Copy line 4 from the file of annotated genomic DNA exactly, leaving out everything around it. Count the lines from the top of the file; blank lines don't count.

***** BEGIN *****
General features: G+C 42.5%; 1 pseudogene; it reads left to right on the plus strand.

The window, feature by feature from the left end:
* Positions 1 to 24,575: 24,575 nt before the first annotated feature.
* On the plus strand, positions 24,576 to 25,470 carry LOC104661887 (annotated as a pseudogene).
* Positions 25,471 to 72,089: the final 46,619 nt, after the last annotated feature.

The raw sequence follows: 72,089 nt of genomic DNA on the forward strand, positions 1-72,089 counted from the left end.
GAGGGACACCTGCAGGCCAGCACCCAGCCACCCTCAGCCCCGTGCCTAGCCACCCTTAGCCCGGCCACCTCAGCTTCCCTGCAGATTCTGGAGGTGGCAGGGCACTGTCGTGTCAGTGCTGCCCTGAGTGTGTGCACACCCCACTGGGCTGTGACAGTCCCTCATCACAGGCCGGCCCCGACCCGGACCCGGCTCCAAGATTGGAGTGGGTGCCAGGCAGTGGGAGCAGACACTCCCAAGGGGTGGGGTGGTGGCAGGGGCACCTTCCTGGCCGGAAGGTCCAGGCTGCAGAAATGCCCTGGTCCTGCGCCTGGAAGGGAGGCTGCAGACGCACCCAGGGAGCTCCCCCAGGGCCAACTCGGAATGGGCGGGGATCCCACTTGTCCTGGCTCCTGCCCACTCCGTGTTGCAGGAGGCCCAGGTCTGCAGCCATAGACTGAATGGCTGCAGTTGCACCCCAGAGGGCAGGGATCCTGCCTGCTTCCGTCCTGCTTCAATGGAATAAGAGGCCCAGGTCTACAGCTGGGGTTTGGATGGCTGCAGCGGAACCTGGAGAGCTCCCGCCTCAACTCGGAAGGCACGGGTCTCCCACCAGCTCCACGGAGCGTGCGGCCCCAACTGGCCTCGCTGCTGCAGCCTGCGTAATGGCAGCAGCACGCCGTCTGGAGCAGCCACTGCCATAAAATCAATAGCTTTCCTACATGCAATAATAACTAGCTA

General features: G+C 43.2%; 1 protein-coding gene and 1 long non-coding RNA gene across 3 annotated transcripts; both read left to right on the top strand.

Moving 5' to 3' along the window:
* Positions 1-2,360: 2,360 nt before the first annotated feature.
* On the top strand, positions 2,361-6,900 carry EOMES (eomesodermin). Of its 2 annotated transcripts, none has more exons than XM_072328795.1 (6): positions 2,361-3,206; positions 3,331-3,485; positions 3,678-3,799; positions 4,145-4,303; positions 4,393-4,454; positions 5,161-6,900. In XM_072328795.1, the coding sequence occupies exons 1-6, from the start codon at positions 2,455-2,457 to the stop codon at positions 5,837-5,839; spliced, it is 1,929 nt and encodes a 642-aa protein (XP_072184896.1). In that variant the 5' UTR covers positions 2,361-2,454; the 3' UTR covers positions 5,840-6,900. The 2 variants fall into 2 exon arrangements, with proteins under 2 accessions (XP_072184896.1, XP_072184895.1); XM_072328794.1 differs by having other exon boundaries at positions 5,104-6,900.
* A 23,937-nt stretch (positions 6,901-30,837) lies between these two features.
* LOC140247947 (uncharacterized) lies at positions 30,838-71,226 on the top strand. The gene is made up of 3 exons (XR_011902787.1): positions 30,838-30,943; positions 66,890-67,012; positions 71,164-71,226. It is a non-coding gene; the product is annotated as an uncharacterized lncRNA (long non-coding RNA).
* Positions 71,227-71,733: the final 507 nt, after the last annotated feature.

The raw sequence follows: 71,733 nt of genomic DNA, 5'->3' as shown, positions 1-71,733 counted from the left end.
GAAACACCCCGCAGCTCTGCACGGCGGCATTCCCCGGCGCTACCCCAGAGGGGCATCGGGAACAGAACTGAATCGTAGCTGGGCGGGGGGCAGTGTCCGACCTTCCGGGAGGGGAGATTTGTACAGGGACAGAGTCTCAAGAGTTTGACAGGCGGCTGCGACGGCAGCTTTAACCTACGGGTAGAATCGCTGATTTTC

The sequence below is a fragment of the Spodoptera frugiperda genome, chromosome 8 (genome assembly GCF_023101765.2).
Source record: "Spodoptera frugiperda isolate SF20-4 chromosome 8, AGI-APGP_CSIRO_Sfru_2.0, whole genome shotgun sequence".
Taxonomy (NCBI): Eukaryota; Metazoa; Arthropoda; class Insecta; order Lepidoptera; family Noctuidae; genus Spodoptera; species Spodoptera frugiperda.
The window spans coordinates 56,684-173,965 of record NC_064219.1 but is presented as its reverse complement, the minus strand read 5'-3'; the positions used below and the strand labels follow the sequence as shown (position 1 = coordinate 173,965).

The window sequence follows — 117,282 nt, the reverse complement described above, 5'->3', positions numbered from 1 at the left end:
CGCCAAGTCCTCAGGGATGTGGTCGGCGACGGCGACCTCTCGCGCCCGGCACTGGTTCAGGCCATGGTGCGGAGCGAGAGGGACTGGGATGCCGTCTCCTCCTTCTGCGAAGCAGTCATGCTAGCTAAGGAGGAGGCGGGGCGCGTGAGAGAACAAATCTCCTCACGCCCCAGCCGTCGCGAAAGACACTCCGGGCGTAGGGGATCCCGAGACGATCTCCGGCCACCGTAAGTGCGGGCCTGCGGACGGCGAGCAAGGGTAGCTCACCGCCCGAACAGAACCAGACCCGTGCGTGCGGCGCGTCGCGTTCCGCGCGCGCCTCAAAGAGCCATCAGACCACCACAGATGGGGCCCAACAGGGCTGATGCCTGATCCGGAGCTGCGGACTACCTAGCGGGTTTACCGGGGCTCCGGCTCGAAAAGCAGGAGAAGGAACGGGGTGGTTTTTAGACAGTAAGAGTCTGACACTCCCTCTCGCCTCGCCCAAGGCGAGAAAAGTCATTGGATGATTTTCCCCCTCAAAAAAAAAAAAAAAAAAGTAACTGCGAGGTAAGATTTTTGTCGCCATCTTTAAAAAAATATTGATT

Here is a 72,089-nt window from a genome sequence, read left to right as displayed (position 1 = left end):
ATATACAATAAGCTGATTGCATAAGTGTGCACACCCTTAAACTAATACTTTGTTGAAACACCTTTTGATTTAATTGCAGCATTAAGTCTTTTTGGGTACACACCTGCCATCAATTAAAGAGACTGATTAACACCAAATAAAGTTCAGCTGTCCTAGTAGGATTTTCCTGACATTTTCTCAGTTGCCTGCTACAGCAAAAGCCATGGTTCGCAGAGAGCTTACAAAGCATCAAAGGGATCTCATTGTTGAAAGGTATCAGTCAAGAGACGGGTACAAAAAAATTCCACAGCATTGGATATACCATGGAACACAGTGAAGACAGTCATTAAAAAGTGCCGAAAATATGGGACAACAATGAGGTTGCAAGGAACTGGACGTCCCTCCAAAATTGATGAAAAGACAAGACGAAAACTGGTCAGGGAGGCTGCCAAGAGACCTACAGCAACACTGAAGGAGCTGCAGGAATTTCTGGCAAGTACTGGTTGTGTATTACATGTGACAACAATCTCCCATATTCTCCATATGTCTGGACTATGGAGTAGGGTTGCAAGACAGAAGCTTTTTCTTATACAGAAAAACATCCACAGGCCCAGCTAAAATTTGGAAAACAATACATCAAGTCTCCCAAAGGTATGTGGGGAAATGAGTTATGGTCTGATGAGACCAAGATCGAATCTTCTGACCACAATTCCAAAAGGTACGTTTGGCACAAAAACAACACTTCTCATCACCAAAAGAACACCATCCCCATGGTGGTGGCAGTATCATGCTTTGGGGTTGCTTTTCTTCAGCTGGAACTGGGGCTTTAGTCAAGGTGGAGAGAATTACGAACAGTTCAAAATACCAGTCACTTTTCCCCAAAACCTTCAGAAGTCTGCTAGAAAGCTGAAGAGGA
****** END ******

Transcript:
* On the plus strand, positions 24,576 to 25,470 carry LOC104661887 (annotated as a pseudogene).